Washington, DC—Today, First Liberty Institute and the law firm Fish & Richardson filed a complaint on behalf of Shields of Strength (“Shields”) in the United States District Court for the Eastern District of Texas, Tyler Division. Shields has been making military-themed replica dog tags and jewelry with encouraging Bible verses on them for various branches of service for over 20 years. In 2019 the Department of Defense, at the urging of an activist organization’s cease-and-desist letter, prohibited Shields from producing or selling licensed items with religious content.
You can read the complaint here.
“It’s a cruel insult to our service members to deny them a source of inspiration, hope, and encouragement simply because it contains a religious message,” said Mike Berry, General Counsel for First Liberty Institute. “DOD officials caved to the empty threats of those who make their living by being offended. There’s no legal reason for the military to discriminate against Shields of Strength.”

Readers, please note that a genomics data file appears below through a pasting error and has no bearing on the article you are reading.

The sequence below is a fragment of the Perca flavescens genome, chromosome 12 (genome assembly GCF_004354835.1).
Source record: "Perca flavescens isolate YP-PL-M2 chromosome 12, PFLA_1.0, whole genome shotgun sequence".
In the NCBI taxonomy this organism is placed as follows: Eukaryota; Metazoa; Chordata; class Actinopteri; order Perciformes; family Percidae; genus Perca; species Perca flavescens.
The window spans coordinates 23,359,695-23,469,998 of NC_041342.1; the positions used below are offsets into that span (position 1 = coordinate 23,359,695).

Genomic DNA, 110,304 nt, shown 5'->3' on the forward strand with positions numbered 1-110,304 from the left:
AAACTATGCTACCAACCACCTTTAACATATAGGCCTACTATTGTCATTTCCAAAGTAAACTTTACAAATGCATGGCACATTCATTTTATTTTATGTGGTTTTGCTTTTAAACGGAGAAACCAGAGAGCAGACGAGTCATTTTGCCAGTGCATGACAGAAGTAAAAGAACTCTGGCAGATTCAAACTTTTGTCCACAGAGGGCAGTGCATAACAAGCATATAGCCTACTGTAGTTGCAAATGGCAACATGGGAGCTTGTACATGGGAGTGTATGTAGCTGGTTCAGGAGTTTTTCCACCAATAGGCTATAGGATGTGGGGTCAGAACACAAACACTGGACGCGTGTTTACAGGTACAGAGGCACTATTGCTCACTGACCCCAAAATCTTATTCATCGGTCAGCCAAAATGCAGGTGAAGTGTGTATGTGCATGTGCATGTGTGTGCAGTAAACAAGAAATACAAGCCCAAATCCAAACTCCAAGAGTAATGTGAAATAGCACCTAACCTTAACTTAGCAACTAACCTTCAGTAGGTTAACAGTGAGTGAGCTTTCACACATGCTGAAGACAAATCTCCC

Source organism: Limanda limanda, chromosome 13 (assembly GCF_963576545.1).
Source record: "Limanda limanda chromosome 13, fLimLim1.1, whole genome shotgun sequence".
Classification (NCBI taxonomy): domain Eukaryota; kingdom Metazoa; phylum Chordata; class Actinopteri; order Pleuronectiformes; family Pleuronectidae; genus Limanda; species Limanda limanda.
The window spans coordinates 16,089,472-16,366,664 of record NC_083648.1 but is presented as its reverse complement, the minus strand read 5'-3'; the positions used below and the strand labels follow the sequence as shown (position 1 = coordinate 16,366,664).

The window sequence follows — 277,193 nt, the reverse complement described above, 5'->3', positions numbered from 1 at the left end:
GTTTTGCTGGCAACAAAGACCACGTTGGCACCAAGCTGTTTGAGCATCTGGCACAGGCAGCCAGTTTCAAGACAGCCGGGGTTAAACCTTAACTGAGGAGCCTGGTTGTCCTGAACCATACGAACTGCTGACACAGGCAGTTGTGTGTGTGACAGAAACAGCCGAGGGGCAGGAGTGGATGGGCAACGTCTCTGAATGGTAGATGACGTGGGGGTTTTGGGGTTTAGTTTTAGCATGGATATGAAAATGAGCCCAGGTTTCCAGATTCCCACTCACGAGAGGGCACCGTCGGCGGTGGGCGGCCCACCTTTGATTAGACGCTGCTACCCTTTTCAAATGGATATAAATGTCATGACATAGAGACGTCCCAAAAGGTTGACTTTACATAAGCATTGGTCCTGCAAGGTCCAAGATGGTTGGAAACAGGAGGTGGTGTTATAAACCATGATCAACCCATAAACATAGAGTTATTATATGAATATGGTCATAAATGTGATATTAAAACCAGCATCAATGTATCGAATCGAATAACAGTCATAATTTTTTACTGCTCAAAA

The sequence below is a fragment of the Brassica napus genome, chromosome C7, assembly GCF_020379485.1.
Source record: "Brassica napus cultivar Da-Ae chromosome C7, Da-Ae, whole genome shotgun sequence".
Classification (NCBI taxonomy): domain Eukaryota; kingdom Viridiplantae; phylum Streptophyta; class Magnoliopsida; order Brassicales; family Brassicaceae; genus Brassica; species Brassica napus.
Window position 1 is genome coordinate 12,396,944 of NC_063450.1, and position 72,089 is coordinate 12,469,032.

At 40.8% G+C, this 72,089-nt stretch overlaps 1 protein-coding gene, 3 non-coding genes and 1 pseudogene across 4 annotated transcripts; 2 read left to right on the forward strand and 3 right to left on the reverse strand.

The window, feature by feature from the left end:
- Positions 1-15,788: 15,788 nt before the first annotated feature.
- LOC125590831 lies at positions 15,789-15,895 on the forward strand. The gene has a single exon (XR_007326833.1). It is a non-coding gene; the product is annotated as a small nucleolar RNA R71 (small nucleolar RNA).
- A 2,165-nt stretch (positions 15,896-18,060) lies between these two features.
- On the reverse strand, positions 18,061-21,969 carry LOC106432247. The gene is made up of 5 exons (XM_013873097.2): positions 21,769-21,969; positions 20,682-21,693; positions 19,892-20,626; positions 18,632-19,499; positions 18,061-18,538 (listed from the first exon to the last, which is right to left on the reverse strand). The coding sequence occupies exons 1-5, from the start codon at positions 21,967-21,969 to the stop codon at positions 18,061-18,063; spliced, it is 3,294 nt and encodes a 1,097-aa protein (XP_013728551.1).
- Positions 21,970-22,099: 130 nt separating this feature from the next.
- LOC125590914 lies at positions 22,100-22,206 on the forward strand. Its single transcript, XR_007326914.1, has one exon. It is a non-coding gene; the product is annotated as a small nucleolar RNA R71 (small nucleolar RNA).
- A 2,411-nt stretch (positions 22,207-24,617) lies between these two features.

Kenny and Tammie Vaughan started their company in 1998 with the mission to encourage men and women of our armed forces by providing them with a tangible reminder of Divine protection and strength. Since then, Shields has sold or donated over four million dog tags. Each branch of the armed forces licenses the use of their trademarks for private or commercial use. Shields received licenses from the Army, Marine Corps, and Air Force, but after a complaint by an anti‑religious activist organization, the Department of Defense stripped Shields of its license to make the inspirational dog tags.
According to Shields’ complaint, the DOD’s policy declaring that “DOD marks may not be licensed for any purpose intended to promote….religious beliefs” violates the Free Exercise Clause, the Establishment Clause, and the Free Speech Clause of the U.S. Constitution.
SOURCE First Liberty Institute